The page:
Thank you
LeoB

The settings that I use are listed at

Those settings define multiple tool installers.

I use “git” as the path for the default git implementation rather than using “/usr/bin/git” (Linux specific) or “/usr/local/bin/git” (FreeBSD and OpenBSD) or “C:\Program Files…” (Windows).

I prefer MinGit on Windows because it is smaller and is specifically designed for continuous integration and other non-interactive use cases.

Thanks, Mark.
I was asking @doofus_canadensis Ken since he mentioned running into a similar issue and possibly due to

The tool I’m using describes the path to the pre-installed Git on Linux. On my Windows node, I have overridden that tool with the path to the Git for Windows installation. With the Git plugin’s “Disable Performance Enhancements” checkbox unchecked, Jenkins seems to enforce the Linux path instead of the node’s override path.

FWIW, we have encountered a similar situation, but in the standard Pipeline project with a Linux agent.

Our setup is a brand new Jenkins v2.346.2 containerized deployment and a relatively unmodified Ubuntu 18.04 deployment with Git 2.37.1 (from ppa). Used the ‘typical’ plugin selection when initializing Jenkins, so whatever plugin manages the Pipeline SCM is up-to-date.

Enrolled the Ubuntu agent without any issues.

Pipeline Script (sh ‘git clone git@.git’) works without issue on the agent.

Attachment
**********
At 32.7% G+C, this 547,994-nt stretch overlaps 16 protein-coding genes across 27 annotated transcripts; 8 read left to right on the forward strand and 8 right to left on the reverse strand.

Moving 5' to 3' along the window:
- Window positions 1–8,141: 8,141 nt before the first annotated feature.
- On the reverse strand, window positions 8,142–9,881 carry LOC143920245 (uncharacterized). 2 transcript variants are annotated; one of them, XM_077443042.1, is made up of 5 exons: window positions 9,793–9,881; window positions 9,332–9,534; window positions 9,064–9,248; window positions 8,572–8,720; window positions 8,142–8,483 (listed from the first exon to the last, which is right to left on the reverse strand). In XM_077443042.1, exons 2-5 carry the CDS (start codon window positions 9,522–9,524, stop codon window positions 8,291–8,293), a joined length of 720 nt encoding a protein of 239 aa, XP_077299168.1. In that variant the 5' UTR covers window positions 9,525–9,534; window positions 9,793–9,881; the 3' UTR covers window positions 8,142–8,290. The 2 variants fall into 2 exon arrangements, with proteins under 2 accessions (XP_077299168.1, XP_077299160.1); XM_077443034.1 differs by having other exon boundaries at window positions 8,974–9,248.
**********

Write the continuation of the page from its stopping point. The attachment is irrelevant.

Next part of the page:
Switching to “Pipeline script from SCM” (with Jenkinsfile that just calls sh ‘env’) fails at cloning the repo (with and without skipDefaultCheckout).

Messages in the Console output always showed “The recommended git tool is: NONE” regardless of customizing the Git tool location for the agent. We verified (many times) the PATH and ENV values that were set for the agent, and nothing seemed out of the ordinary.

Based on this thread, we added a symlink on the agent (/usr/local/bin/git) which pointed to the tool’s actual location /usr/local/git and everything worked.

Strangely, in the console output, all of the repo cloning commands (now visible) showed /usr/local/git (vice /usr/local/bin/git). Seems to me that if the output’s logged commands were the actual ones being issued, then there is no reason why they fail when the symlink is not present.

We do not seem to have the “Disable Performance Enhancements” option in our Git Plugin configuration GUI (Global Tool Configuration?) so we cannot verify if this changes any behavior.